The first annual Mammoth Lakes Film Festival will make it’s debut this week. Set in the scenic and majestic setting of Mammoth Lakes, California, and will take place May 27-31, and will open with acclaimed Academy Award winning filmmaker Alex Gibney’s new documentary Steve Jobs: The Man In The Machine.
The festival will present sixteen films in Narrative and Documentary Competition. I recently spoke with Artistic Director/Director Shira Dubrovner about choosing the films for the festival. She said:
“[The films] have a common thread. The one thing I did with this festival is give the full power to Paul Sbrizzi, who is a veteran at programming. He’s been programming for Slamdance for the past fifteen years, he programs for La film fest and many other film festivals in the country. I knew his artistic taste, and I know that he also has an eye for talent. He »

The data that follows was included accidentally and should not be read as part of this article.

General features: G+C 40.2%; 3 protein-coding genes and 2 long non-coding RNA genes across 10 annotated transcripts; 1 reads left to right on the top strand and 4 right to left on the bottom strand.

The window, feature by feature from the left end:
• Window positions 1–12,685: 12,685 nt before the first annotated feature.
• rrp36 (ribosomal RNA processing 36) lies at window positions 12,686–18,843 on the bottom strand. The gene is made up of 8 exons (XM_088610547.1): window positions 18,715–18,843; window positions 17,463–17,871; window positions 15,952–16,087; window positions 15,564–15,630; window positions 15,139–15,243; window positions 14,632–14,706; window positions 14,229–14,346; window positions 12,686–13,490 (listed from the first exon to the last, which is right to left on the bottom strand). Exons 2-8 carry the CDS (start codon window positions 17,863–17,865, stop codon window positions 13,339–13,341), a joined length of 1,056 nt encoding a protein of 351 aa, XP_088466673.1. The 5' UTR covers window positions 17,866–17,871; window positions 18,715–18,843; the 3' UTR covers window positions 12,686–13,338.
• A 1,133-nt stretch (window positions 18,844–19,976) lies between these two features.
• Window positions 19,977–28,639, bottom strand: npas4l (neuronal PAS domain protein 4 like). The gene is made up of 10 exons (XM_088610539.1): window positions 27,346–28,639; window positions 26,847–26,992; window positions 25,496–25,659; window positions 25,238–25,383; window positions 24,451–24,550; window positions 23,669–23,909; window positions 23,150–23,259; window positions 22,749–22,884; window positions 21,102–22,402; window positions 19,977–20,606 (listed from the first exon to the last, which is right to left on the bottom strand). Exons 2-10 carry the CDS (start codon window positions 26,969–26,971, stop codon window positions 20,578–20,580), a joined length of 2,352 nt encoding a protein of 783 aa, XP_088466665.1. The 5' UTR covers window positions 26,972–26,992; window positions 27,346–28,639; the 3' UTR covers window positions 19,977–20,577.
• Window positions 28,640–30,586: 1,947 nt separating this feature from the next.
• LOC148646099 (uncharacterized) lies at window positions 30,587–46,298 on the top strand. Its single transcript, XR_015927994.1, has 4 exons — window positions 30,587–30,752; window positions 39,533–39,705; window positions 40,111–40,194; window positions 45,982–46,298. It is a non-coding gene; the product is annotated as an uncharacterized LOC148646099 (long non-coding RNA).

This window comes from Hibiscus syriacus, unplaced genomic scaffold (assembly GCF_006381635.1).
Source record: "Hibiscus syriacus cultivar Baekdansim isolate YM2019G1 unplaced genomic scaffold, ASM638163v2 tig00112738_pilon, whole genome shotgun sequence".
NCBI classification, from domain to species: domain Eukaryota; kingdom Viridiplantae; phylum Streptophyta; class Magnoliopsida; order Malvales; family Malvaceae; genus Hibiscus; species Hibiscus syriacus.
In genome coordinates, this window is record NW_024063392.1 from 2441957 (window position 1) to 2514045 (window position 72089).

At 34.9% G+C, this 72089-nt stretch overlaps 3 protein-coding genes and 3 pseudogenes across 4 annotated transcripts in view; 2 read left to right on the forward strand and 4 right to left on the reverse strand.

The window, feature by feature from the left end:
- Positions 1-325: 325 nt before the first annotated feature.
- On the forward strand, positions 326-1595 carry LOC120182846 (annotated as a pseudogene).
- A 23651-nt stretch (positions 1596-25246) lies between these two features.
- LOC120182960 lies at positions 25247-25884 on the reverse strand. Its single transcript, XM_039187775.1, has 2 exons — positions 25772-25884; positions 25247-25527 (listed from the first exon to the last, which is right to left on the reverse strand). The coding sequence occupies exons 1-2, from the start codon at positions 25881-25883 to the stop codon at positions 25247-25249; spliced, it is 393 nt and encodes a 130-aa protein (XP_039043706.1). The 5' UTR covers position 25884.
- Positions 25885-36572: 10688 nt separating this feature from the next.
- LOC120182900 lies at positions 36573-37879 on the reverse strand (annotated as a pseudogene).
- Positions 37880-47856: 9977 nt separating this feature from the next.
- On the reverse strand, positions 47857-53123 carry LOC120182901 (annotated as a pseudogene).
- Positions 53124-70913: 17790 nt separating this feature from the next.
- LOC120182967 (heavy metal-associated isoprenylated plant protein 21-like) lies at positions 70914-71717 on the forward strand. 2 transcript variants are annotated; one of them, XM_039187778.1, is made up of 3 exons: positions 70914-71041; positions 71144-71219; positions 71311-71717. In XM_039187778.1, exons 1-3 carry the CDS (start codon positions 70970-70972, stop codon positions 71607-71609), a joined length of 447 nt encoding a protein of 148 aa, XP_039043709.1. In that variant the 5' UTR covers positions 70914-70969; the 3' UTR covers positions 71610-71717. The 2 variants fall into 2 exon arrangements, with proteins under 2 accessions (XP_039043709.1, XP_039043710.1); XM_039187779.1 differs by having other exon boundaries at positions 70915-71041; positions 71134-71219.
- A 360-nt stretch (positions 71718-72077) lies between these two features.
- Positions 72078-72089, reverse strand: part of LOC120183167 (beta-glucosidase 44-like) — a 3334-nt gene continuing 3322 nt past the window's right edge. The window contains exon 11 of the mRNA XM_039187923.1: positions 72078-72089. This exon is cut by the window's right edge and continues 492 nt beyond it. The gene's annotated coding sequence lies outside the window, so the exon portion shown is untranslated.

- Melissa Howland
Before she directed the critically lauded documentary "The Queen of Versailles," about the construction of the largest mansion in the country and the wealthy weirdoes who contracted it, filmmaker Lauren Greenfield made her feature debut with "Thin," a nonfiction portrait of four anorexia sufferers. Greenfield returns to the hazards of beauty in an episode of Kcet's "Artbound" called "Beauty CULTure." Women and Hollywood has an exclusive clip from the 30-minute program that features Jamie Lee Curtis, porn actress Cindy Margolis, "Toddlers & Tiaras" star Eden Wood and her mother, and Greenfield herself discussing what beauty -- and its dictates -- mean to them. Here's the press description for the episode: "Beauty Culture investigates our obsession with beauty and the influence of photographic representations on female body image. Film subjects hail from diverse points on the beauty landscape....
- Inkoo Kang
Sundance Institute has decided to revive its London festival next year after canceling it this year.
Sundance will hold the London event at the new Picturehouse Central facility. The spinoff festival had been held in 2012, 2013 and 2014 at Aeg’s O2 arena in East London.
The institute has also decided to continue its Hong Kong festival for a second year and dated it for Sept. 17-27.